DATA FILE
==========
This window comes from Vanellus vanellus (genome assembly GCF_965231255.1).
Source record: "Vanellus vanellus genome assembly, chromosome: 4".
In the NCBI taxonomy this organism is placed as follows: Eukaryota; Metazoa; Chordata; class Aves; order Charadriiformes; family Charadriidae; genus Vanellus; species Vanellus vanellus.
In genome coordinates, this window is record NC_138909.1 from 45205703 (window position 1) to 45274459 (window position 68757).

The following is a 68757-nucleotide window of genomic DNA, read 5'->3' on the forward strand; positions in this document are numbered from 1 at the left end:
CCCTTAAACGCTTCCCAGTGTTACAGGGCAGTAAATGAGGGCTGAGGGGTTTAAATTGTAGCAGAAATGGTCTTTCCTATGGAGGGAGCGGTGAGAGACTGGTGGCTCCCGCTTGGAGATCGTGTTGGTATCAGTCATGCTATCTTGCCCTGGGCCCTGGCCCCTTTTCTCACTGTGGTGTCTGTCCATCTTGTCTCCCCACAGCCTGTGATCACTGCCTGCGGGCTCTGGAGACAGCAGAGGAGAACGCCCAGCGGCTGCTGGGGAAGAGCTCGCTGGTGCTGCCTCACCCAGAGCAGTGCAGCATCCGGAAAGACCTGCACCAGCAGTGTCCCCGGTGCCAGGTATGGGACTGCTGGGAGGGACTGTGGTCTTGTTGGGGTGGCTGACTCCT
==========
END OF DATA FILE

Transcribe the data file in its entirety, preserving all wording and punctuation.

This window comes from Vanellus vanellus (genome assembly GCF_965231255.1).
Source record: "Vanellus vanellus genome assembly, chromosome: 4".
In the NCBI taxonomy this organism is placed as follows: Eukaryota; Metazoa; Chordata; class Aves; order Charadriiformes; family Charadriidae; genus Vanellus; species Vanellus vanellus.
In genome coordinates, this window is record NC_138909.1 from 45205703 (window position 1) to 45274459 (window position 68757).

The following is a 68757-nucleotide window of genomic DNA, read 5'->3' on the forward strand; positions in this document are numbered from 1 at the left end:
CCCTTAAACGCTTCCCAGTGTTACAGGGCAGTAAATGAGGGCTGAGGGGTTTAAATTGTAGCAGAAATGGTCTTTCCTATGGAGGGAGCGGTGAGAGACTGGTGGCTCCCGCTTGGAGATCGTGTTGGTATCAGTCATGCTATCTTGCCCTGGGCCCTGGCCCCTTTTCTCACTGTGGTGTCTGTCCATCTTGTCTCCCCACAGCCTGTGATCACTGCCTGCGGGCTCTGGAGACAGCAGAGGAGAACGCCCAGCGGCTGCTGGGGAAGAGCTCGCTGGTGCTGCCTCACCCAGAGCAGTGCAGCATCCGGAAAGACCTGCACCAGCAGTGTCCCCGGTGCCAGGTATGGGACTGCTGGGAGGGACTGTGGTCTTGTTGGGGTGGCTGACTCCT